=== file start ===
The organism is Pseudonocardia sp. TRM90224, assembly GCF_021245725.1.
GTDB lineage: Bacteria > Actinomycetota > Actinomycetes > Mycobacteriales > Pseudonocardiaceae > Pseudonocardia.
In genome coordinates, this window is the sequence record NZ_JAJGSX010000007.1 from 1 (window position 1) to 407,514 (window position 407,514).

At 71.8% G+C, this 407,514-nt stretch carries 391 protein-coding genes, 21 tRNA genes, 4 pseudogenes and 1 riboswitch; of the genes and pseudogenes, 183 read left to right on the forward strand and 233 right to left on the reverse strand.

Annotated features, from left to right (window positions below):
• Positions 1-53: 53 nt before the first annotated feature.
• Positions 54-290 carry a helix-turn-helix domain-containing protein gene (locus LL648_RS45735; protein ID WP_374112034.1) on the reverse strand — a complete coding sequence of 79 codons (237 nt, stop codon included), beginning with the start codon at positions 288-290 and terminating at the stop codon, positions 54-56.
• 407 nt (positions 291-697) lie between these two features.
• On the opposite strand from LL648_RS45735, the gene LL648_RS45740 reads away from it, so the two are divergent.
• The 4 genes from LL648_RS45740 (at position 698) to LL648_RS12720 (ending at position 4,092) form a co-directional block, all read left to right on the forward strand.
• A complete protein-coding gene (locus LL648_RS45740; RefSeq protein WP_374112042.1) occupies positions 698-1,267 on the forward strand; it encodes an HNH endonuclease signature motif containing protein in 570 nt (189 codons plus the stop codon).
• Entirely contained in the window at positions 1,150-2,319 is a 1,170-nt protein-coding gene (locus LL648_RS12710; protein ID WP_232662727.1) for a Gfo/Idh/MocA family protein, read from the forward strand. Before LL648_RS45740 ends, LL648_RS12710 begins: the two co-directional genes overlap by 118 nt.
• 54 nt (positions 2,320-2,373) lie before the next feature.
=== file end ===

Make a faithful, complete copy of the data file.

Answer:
The organism is Pseudonocardia sp. TRM90224, assembly GCF_021245725.1.
GTDB lineage: Bacteria > Actinomycetota > Actinomycetes > Mycobacteriales > Pseudonocardiaceae > Pseudonocardia.
In genome coordinates, this window is the sequence record NZ_JAJGSX010000007.1 from 1 (window position 1) to 407,514 (window position 407,514).

At 71.8% G+C, this 407,514-nt stretch carries 391 protein-coding genes, 21 tRNA genes, 4 pseudogenes and 1 riboswitch; of the genes and pseudogenes, 183 read left to right on the forward strand and 233 right to left on the reverse strand.

Annotated features, from left to right (window positions below):
• Positions 1-53: 53 nt before the first annotated feature.
• Positions 54-290 carry a helix-turn-helix domain-containing protein gene (locus LL648_RS45735; protein ID WP_374112034.1) on the reverse strand — a complete coding sequence of 79 codons (237 nt, stop codon included), beginning with the start codon at positions 288-290 and terminating at the stop codon, positions 54-56.
• 407 nt (positions 291-697) lie between these two features.
• On the opposite strand from LL648_RS45735, the gene LL648_RS45740 reads away from it, so the two are divergent.
• The 4 genes from LL648_RS45740 (at position 698) to LL648_RS12720 (ending at position 4,092) form a co-directional block, all read left to right on the forward strand.
• A complete protein-coding gene (locus LL648_RS45740; RefSeq protein WP_374112042.1) occupies positions 698-1,267 on the forward strand; it encodes an HNH endonuclease signature motif containing protein in 570 nt (189 codons plus the stop codon).
• Entirely contained in the window at positions 1,150-2,319 is a 1,170-nt protein-coding gene (locus LL648_RS12710; protein ID WP_232662727.1) for a Gfo/Idh/MocA family protein, read from the forward strand. Before LL648_RS45740 ends, LL648_RS12710 begins: the two co-directional genes overlap by 118 nt.
• 54 nt (positions 2,320-2,373) lie before the next feature.